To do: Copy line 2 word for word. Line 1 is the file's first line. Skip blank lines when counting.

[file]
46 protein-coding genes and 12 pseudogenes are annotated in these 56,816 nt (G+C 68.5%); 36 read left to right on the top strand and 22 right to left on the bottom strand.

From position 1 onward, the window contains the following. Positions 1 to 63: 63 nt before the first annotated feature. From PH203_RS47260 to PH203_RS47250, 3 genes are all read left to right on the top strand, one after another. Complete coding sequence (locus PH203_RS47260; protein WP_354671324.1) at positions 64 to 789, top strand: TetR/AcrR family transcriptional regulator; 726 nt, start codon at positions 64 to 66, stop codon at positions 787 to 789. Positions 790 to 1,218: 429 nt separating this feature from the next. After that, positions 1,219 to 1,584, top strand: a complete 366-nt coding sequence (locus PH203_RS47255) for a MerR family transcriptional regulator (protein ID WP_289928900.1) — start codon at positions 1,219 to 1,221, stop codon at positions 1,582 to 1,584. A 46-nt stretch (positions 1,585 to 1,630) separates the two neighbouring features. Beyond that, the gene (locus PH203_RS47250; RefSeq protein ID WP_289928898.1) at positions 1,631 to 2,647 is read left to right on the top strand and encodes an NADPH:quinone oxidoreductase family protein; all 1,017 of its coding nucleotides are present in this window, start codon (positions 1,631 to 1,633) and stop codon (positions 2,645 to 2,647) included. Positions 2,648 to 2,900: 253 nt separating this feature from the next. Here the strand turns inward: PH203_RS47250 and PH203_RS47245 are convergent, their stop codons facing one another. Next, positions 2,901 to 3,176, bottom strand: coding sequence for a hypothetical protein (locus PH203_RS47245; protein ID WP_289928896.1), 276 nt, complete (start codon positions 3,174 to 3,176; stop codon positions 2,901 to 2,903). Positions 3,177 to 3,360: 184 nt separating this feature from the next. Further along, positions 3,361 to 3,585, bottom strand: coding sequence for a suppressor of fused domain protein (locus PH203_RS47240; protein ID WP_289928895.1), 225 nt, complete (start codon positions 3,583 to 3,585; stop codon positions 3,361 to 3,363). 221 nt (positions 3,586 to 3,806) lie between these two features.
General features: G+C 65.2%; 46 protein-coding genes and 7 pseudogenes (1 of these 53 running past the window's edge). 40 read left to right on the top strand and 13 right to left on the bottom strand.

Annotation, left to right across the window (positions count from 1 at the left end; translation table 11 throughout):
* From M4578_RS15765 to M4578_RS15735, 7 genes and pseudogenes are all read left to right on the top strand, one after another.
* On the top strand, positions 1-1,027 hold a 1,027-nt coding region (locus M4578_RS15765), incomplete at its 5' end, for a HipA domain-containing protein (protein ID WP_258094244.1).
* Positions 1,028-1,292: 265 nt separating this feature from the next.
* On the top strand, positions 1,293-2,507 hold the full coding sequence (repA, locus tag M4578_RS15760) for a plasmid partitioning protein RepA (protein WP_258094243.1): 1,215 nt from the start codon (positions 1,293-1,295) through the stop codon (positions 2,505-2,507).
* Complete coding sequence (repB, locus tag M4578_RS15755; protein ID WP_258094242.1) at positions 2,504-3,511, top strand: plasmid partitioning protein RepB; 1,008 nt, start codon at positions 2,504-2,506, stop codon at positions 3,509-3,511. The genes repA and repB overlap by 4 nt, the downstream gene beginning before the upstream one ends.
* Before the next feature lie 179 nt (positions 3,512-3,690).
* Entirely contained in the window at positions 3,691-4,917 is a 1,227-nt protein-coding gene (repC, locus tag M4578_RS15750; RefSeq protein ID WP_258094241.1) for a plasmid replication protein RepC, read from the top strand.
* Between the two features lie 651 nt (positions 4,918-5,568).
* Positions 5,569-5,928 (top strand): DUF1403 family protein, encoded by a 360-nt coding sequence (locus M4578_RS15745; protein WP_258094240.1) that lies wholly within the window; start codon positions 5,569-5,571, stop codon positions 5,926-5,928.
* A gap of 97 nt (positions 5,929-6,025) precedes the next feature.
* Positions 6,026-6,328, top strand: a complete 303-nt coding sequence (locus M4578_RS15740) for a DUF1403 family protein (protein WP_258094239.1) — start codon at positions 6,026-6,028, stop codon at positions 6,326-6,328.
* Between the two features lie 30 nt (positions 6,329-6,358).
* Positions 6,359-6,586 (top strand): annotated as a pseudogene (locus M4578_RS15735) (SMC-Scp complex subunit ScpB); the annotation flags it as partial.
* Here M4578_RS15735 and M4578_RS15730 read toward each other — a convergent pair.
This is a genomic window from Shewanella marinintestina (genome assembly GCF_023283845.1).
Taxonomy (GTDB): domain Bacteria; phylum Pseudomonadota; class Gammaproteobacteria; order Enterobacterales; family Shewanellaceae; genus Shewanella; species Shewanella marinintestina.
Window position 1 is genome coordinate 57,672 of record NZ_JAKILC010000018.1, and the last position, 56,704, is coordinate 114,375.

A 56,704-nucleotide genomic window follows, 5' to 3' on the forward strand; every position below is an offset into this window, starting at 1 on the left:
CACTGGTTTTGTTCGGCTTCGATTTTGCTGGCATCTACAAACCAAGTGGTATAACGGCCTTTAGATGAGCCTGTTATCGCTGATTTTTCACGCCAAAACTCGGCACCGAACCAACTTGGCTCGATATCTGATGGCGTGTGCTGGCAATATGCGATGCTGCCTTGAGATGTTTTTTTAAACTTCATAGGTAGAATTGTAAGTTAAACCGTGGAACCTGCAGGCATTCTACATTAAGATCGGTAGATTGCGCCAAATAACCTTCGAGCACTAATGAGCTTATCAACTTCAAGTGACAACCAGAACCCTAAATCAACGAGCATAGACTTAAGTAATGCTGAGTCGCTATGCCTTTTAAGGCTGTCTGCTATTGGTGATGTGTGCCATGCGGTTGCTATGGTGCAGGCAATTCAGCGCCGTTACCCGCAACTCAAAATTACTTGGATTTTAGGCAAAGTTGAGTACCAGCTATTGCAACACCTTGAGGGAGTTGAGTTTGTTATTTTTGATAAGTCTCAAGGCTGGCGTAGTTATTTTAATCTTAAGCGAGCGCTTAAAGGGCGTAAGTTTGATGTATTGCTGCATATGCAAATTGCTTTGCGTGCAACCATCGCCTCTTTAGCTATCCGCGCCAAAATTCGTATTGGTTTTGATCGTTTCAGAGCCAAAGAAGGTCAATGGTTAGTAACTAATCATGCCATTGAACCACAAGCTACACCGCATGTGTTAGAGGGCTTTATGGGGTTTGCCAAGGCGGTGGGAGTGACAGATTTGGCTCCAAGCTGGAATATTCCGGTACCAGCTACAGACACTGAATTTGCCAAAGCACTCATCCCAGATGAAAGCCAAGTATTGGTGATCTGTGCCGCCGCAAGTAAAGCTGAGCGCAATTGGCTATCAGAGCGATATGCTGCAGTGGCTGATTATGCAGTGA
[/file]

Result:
From position 1 onward, the window contains the following. Positions 1 to 63: 63 nt before the first annotated feature. From PH203_RS47260 to PH203_RS47250, 3 genes are all read left to right on the top strand, one after another. Complete coding sequence (locus PH203_RS47260; protein WP_354671324.1) at positions 64 to 789, top strand: TetR/AcrR family transcriptional regulator; 726 nt, start codon at positions 64 to 66, stop codon at positions 787 to 789. Positions 790 to 1,218: 429 nt separating this feature from the next. After that, positions 1,219 to 1,584, top strand: a complete 366-nt coding sequence (locus PH203_RS47255) for a MerR family transcriptional regulator (protein ID WP_289928900.1) — start codon at positions 1,219 to 1,221, stop codon at positions 1,582 to 1,584. A 46-nt stretch (positions 1,585 to 1,630) separates the two neighbouring features. Beyond that, the gene (locus PH203_RS47250; RefSeq protein ID WP_289928898.1) at positions 1,631 to 2,647 is read left to right on the top strand and encodes an NADPH:quinone oxidoreductase family protein; all 1,017 of its coding nucleotides are present in this window, start codon (positions 1,631 to 1,633) and stop codon (positions 2,645 to 2,647) included. Positions 2,648 to 2,900: 253 nt separating this feature from the next. Here the strand turns inward: PH203_RS47250 and PH203_RS47245 are convergent, their stop codons facing one another. Next, positions 2,901 to 3,176, bottom strand: coding sequence for a hypothetical protein (locus PH203_RS47245; protein ID WP_289928896.1), 276 nt, complete (start codon positions 3,174 to 3,176; stop codon positions 2,901 to 2,903). Positions 3,177 to 3,360: 184 nt separating this feature from the next. Further along, positions 3,361 to 3,585, bottom strand: coding sequence for a suppressor of fused domain protein (locus PH203_RS47240; protein ID WP_289928895.1), 225 nt, complete (start codon positions 3,583 to 3,585; stop codon positions 3,361 to 3,363). 221 nt (positions 3,586 to 3,806) lie between these two features.